Respect the Threat

Respect the Threat

When I teach, I often say, "Embrace the fear". I want the students to feel the fear, to understand the real danger.

We train in a nice friendly environment. Most martial arts schools are commercial businesses and we want the training to be fun. We want people to have a great time, feel good about themselves, and come back for more lessons. Terrorizing people and scaring the living daylights out of them will quickly turn off most customers.

So we train in a nice friendly way; you attack me, I do a really cool knife defense, I get my new belt and we are all happy. But we miss the point of our training.

Learning to appreciate the importance of the threat came rather late to me in my training. All the emphasis is put on the technique itself but this is a huge mistake. Your self defense must begin long before the actual technique.

This concept of appreciating the danger and respecting the threat applies to all dangerous situations; fires, car accidents, plane crashes and other unpleasant things. Studies show that the greatest problem is that most people freeze. Valuable time is wasted while we are caught in the headlights in a state of inaction. These are the most crucial seconds in terms of our survival. So what can we do?

We must learn to respect the threat.

Often people will ask me, 'so, can you beat up so and so?' My answer is always the same. I don't know. I never underestimate any threat. The person or the situation may not look like much, but one never knows. Respecting the threat is the first step to survival.

A small person may be mean and deadly, he might be an expert knife fighter, never underestimate him. A small fire may quickly grow to be a large one, never underestimate it. A storm may cause you severe damage, never underestimate it.

Many people simply fail to recognize the danger involved. If you are in a dangerous neighborhood, a certain kind of behavior is called for. If you are on a plane, driving a car, on a boat; each situation has it's threats. Being aware of, and respecting these threats, are you best guarantee of survival.

Part of the problem stems from our lack of direct experience; a child who touches a candle learns first hand that fire hurts. He will be very unlikely to touch it again. However, we see candles all the time, we make first and have barbecues and we see fire as a non danger, a non threat. We do not learn to respect the power of fire. We do not realize that a small, 'harmless' fire can become a deadly inferno in a matter of seconds. Failing to respect the power of fire makes us unprepared. Should a fire break out we may not react with the appropriate level of fear/respect.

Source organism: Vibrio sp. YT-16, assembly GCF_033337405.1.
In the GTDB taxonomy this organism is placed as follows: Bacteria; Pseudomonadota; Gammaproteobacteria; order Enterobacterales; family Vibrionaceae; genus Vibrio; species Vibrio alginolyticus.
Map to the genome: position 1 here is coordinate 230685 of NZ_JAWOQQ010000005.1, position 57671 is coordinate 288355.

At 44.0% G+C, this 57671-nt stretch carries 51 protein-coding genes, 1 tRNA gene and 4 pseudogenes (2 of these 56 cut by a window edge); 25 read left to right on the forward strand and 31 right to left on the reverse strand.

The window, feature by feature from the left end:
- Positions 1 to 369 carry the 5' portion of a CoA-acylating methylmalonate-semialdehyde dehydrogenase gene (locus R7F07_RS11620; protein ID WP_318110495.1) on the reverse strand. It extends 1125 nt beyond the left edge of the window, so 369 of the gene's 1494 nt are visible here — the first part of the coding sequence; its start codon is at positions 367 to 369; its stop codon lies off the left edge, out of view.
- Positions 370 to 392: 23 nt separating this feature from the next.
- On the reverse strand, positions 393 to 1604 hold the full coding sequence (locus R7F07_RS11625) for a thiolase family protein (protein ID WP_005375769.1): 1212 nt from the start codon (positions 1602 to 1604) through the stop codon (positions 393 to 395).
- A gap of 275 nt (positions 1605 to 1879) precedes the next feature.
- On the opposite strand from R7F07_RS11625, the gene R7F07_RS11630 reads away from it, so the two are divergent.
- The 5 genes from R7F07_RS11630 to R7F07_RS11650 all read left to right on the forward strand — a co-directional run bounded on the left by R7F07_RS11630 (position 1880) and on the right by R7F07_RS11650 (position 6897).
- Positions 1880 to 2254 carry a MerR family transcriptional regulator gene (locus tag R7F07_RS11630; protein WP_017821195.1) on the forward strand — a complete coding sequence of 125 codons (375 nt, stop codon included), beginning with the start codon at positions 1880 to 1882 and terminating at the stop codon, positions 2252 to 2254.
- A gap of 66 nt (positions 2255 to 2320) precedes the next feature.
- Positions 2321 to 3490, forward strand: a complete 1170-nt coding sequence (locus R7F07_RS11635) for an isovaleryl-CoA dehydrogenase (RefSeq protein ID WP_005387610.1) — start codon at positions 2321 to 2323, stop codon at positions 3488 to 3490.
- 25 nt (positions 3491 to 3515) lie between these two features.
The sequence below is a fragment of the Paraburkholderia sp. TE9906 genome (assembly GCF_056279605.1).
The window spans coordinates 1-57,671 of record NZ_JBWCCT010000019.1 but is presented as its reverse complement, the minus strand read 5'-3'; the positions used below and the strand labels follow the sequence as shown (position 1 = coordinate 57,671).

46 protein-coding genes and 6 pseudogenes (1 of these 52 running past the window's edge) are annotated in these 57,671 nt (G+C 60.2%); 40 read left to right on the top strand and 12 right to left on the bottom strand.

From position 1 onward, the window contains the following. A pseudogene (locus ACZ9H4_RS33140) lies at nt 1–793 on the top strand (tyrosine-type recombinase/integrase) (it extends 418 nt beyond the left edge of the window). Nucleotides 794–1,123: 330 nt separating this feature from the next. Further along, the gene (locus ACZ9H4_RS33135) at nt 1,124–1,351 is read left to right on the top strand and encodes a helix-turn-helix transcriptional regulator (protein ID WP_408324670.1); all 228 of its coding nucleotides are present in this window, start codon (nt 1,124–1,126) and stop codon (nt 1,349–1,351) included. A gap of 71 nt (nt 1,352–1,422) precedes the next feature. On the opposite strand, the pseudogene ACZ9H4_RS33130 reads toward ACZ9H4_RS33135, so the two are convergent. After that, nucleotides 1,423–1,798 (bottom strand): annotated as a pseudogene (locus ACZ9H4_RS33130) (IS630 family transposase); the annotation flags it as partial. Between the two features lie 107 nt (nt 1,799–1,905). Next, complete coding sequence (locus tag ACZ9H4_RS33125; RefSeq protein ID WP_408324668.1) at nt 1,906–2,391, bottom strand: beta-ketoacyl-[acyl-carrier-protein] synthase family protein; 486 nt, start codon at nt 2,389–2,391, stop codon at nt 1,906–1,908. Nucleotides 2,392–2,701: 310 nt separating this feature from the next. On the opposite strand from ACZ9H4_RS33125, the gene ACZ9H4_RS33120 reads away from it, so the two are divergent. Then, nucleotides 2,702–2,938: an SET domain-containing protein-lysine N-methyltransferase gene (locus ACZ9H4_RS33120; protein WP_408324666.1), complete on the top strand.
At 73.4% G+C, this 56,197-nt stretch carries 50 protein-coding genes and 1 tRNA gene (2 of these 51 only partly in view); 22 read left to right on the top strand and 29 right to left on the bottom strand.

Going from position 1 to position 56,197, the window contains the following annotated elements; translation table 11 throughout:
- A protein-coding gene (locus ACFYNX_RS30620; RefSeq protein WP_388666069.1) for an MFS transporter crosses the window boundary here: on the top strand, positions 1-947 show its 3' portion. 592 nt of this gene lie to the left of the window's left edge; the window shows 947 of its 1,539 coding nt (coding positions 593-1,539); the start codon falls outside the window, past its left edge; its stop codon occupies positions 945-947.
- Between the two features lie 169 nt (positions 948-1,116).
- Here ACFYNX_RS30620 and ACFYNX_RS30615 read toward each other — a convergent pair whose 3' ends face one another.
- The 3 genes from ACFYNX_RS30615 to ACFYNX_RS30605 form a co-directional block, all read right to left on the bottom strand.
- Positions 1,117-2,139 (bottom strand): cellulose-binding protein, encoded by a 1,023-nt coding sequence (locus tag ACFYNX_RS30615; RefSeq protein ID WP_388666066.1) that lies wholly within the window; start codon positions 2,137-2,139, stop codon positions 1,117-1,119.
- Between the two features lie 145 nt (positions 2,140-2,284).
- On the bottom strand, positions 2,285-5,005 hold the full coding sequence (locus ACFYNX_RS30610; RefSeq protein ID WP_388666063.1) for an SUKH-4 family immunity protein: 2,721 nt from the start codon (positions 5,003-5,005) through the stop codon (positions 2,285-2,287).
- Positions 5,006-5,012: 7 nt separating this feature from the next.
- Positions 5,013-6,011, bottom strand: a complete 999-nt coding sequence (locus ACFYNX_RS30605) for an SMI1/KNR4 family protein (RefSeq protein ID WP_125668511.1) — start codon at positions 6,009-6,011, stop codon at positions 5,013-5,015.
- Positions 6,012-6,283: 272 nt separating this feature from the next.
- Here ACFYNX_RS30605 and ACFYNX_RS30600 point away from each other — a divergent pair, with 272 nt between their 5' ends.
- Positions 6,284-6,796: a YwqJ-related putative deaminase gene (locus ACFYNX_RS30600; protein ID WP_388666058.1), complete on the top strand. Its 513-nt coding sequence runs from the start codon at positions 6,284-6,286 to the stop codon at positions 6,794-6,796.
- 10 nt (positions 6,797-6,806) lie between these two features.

The same is true of water. We see and use water everyday and we are in control of it. We turn on and off the tap at will. We determine its' power. We fail to realize that water has great power and a small leak can turn into a power we had not anticipated, a power that can destroy and kill.

There is a story of an old Bedouin Arab. The story takes place in the early days of the modern settlement in the Middle East. The man sees a train coming; he has never seen one before and does not understand what it is. He does not get out of the way and gets hit hard. Every bone in his body is broken.

Back home, recovering, one of his grandsons brings him a gift, a modern tea kettle. The old man has never seen one before and looks at the odd metal contraption. As the tea kettle begins to whistle he takes his cane and smashes it until there is nothing left of it. His horrified children ask, "Grandfather, what is the meaning of this strange behavior?" He responds, "I have seen these things before, they are small now but it grows up to be a very dangerous device. One very such device ran me over. I know it's power."

The old man learned from experience, so to speak.

Often martial arts black belts feel they are safe against a knife. Those who carry a handgun sometimes feel the same way. Is there a problem? Yes, again, they are not respecting the threat. I have seen photos and videos of what a knife can do, and how quickly it can do it. I hope never to be in such a situation, but I will tell you this; in any street situation I will keep in mind the possibility that the aggressor may have a knife and, if he pulls one out, I will have great respect for the damage the knife can do.

Respect the threat. This is your early warning system. Learn to react to the threat. Train your mind to perceive the true nature of the danger in any situation. This may be your best self defense yet.